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Operatic Storms

There is something operatic about a Winter Storm named Heracles, an icy-hearted anti-hero derailing trains, crippling big rigs and ripping down power lines. The gripping quality of these scenes of destruction have to do with staging—the raising of the normal progress of winter to the level of theatrical spectacle.

We can thank the Weather Channel for this turn towards the dramatic. They’re the ones who think that Mother Nature needs to strengthen her brand by forcing her to give birth to celebrity storms. These are the stars that will gain a mass audience both of those warming themselves in front of their televisions as well as those shivering outside, the name of “Hercules” frozen to their lips.

For all its colorful effects, computerized graphics, high-definition images and pounding theme music this dramatization of the elements cannot match the greatest of wintery stagings, the Frost Scene from Henry Purcell’s King Arthur. This semi-opera — “semi” because the main characters do not sing, that detour from normal human discourse being left to supernatural figures or drunks — was premiered at the Queen’s Theatre in London in 1691, as the Little Ice Age of the seventeenth century trudged onward.

The poet John Dryden had written an earlier version of the libretto in 1684 to mark the 25th anniversary of the restoration of Charles II. Cold was on the minds of all Londoners that year: the Great Frost of 1683-4 made that winter the most extreme in the recorded history of the city. The “backward” Spring of 1684 had an April whose mean temperature was below freezing.

The 1691 production with music by Purcell took place in May or June after another bitter winter; the Spring was marginally warmer than expected; the summer even described as “hot.” In those days there was plenty of what we now call extreme weather.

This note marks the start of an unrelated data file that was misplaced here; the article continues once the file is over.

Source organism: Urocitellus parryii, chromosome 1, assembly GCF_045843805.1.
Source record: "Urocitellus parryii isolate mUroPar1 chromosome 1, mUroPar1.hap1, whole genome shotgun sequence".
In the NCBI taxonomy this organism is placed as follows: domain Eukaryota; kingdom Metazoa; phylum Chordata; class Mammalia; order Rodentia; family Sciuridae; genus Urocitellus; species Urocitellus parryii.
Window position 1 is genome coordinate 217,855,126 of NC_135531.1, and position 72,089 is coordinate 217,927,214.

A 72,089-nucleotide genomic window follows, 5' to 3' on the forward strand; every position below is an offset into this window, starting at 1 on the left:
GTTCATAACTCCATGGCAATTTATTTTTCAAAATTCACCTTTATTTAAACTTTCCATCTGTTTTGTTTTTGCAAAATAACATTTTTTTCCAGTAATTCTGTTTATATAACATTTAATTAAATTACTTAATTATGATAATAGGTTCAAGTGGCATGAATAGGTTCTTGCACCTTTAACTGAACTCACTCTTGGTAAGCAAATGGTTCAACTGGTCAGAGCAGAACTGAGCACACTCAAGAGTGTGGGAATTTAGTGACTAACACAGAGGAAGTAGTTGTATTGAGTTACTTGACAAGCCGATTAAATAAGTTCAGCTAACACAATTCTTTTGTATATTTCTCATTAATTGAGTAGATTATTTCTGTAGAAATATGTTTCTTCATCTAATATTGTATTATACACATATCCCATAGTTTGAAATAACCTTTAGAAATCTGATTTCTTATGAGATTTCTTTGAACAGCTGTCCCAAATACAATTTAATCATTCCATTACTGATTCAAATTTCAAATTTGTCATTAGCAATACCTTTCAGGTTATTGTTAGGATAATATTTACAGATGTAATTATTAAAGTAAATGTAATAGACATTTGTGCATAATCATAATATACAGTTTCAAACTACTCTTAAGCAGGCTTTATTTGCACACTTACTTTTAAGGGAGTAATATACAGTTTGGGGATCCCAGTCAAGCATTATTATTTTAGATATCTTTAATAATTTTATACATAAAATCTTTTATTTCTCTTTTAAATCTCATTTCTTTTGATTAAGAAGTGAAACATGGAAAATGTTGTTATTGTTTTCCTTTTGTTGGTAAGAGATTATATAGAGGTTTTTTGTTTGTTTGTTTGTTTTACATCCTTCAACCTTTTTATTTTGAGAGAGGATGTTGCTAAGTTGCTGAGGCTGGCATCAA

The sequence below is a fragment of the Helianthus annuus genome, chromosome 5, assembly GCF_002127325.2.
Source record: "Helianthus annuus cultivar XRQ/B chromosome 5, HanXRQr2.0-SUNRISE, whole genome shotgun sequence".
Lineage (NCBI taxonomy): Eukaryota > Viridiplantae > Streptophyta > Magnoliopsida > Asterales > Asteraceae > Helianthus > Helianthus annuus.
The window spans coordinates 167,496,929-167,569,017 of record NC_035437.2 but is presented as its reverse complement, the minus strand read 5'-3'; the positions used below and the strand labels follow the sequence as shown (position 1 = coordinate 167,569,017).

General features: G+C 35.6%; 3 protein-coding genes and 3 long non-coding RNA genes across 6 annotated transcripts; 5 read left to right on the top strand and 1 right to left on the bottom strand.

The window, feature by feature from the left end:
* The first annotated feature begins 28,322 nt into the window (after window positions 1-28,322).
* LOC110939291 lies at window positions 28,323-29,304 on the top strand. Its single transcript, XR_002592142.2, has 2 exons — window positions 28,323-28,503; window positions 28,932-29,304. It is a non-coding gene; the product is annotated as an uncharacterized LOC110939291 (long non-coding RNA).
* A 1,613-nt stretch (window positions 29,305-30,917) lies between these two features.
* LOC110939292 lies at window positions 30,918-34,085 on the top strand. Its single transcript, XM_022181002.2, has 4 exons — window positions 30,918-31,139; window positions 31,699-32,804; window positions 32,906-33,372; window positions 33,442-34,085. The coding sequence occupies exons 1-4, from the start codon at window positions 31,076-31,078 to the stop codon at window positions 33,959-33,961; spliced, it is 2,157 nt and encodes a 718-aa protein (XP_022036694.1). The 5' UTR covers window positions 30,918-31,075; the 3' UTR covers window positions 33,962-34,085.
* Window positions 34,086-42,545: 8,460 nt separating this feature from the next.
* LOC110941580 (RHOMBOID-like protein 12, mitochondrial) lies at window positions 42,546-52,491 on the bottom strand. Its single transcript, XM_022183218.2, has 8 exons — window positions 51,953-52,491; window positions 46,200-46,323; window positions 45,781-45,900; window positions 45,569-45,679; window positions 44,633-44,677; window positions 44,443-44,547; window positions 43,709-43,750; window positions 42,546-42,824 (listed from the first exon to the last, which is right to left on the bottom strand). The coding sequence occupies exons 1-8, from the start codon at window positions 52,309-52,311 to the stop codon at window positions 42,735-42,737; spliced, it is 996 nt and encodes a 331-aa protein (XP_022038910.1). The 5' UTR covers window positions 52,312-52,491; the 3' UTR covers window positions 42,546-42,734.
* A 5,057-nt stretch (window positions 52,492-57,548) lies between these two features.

Rather than centering on the Kings of the Round Table, Dryden’s King Arthur takes as its theme the contest between the Britons under Arthur and the Saxons under their King Oswald, the climax coming in the form of a sword-fight duel between the opposing leaders. Arthur disarms his opponent, but spares his life and orders the Saxons back to Germany. It’s ironic then that German Hanoverians would ascend the English throne little more than twenty years after Dryden’s entertainment.

Hailed by many as one of Purcell’s greatest theatrical accomplishments, the Frost Scene comes at the center of the spectacle, in the third of the work’s five acts. Both the Briton and the Saxon King are fighting not only over territory and political dominion, but also over the love of a woman named Emmeline.

The plot thickens like molasses in winter, when Oswald’s magician, Osmond, falls in love with her, too. The sorcerer drugs his own royal master and sets about seducing Emmeline himself. Encountering the lecherous conjurer in an enchanted wood, Emmeline spurns his advances; she is, as the libretto puts it by way of introducing the crucial meteorological theme, “frozen with terror.” Osmond then “assures her that Love will thaw her and demonstrates by using his magic wand to change Britain’s mild clime to Iceland and farthest Thule’s frost.” With this trick Dryden set up the opportunity for the Restoration theater to display its own magic with the special effects of seventeenth-century stagecraft that turned the scene from summer to winter at thrilling speed. Given the bitterness of the weather outside the theater, such a scene probably sent chills down the spines of an audience happy to be enjoying a temperate spring.